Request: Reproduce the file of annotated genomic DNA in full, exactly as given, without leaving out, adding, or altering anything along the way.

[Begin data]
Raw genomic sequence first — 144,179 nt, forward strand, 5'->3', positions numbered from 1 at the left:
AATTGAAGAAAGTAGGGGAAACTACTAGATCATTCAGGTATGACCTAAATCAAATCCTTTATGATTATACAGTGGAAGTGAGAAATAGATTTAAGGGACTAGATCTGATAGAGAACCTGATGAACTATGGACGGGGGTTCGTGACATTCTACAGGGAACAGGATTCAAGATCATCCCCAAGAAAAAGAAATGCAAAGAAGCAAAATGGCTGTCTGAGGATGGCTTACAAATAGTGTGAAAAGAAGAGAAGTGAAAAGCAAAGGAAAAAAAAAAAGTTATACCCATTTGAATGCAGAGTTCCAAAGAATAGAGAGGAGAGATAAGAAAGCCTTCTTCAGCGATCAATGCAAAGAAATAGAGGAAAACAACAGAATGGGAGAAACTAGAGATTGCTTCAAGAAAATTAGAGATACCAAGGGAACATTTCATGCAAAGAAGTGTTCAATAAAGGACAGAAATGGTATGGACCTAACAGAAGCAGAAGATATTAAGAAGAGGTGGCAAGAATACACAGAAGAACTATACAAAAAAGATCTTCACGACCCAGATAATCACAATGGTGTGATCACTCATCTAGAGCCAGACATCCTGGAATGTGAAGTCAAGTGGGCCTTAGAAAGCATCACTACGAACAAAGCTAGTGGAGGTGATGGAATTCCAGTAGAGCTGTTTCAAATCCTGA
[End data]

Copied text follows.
Raw genomic sequence first — 144,179 nt, forward strand, 5'->3', positions numbered from 1 at the left:
AATTGAAGAAAGTAGGGGAAACTACTAGATCATTCAGGTATGACCTAAATCAAATCCTTTATGATTATACAGTGGAAGTGAGAAATAGATTTAAGGGACTAGATCTGATAGAGAACCTGATGAACTATGGACGGGGGTTCGTGACATTCTACAGGGAACAGGATTCAAGATCATCCCCAAGAAAAAGAAATGCAAAGAAGCAAAATGGCTGTCTGAGGATGGCTTACAAATAGTGTGAAAAGAAGAGAAGTGAAAAGCAAAGGAAAAAAAAAAAGTTATACCCATTTGAATGCAGAGTTCCAAAGAATAGAGAGGAGAGATAAGAAAGCCTTCTTCAGCGATCAATGCAAAGAAATAGAGGAAAACAACAGAATGGGAGAAACTAGAGATTGCTTCAAGAAAATTAGAGATACCAAGGGAACATTTCATGCAAAGAAGTGTTCAATAAAGGACAGAAATGGTATGGACCTAACAGAAGCAGAAGATATTAAGAAGAGGTGGCAAGAATACACAGAAGAACTATACAAAAAAGATCTTCACGACCCAGATAATCACAATGGTGTGATCACTCATCTAGAGCCAGACATCCTGGAATGTGAAGTCAAGTGGGCCTTAGAAAGCATCACTACGAACAAAGCTAGTGGAGGTGATGGAATTCCAGTAGAGCTGTTTCAAATCCTGA